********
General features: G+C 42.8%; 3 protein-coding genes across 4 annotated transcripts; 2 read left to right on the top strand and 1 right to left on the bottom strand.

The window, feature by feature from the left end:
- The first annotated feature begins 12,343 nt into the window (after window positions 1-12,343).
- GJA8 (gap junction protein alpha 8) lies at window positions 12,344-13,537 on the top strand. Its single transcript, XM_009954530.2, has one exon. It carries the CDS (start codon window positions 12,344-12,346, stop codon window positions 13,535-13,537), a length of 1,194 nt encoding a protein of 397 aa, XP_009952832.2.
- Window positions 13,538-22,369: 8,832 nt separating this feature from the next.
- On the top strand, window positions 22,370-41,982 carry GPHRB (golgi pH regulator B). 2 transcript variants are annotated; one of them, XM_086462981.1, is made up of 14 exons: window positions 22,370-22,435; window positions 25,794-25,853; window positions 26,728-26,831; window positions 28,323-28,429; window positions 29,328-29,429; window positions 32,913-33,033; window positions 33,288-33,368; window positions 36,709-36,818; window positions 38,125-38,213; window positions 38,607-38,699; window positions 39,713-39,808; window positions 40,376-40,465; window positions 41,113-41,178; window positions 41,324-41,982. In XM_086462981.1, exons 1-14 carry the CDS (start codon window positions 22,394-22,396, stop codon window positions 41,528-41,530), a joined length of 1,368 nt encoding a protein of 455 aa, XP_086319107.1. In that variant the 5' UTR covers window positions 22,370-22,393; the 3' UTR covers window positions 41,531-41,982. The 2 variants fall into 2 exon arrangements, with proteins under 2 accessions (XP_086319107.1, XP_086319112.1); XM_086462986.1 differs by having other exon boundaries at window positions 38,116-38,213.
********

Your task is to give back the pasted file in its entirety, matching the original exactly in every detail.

General features: G+C 42.8%; 3 protein-coding genes across 4 annotated transcripts; 2 read left to right on the top strand and 1 right to left on the bottom strand.

The window, feature by feature from the left end:
- The first annotated feature begins 12,343 nt into the window (after window positions 1-12,343).
- GJA8 (gap junction protein alpha 8) lies at window positions 12,344-13,537 on the top strand. Its single transcript, XM_009954530.2, has one exon. It carries the CDS (start codon window positions 12,344-12,346, stop codon window positions 13,535-13,537), a length of 1,194 nt encoding a protein of 397 aa, XP_009952832.2.
- Window positions 13,538-22,369: 8,832 nt separating this feature from the next.
- On the top strand, window positions 22,370-41,982 carry GPHRB (golgi pH regulator B). 2 transcript variants are annotated; one of them, XM_086462981.1, is made up of 14 exons: window positions 22,370-22,435; window positions 25,794-25,853; window positions 26,728-26,831; window positions 28,323-28,429; window positions 29,328-29,429; window positions 32,913-33,033; window positions 33,288-33,368; window positions 36,709-36,818; window positions 38,125-38,213; window positions 38,607-38,699; window positions 39,713-39,808; window positions 40,376-40,465; window positions 41,113-41,178; window positions 41,324-41,982. In XM_086462981.1, exons 1-14 carry the CDS (start codon window positions 22,394-22,396, stop codon window positions 41,528-41,530), a joined length of 1,368 nt encoding a protein of 455 aa, XP_086319107.1. In that variant the 5' UTR covers window positions 22,370-22,393; the 3' UTR covers window positions 41,531-41,982. The 2 variants fall into 2 exon arrangements, with proteins under 2 accessions (XP_086319107.1, XP_086319112.1); XM_086462986.1 differs by having other exon boundaries at window positions 38,116-38,213.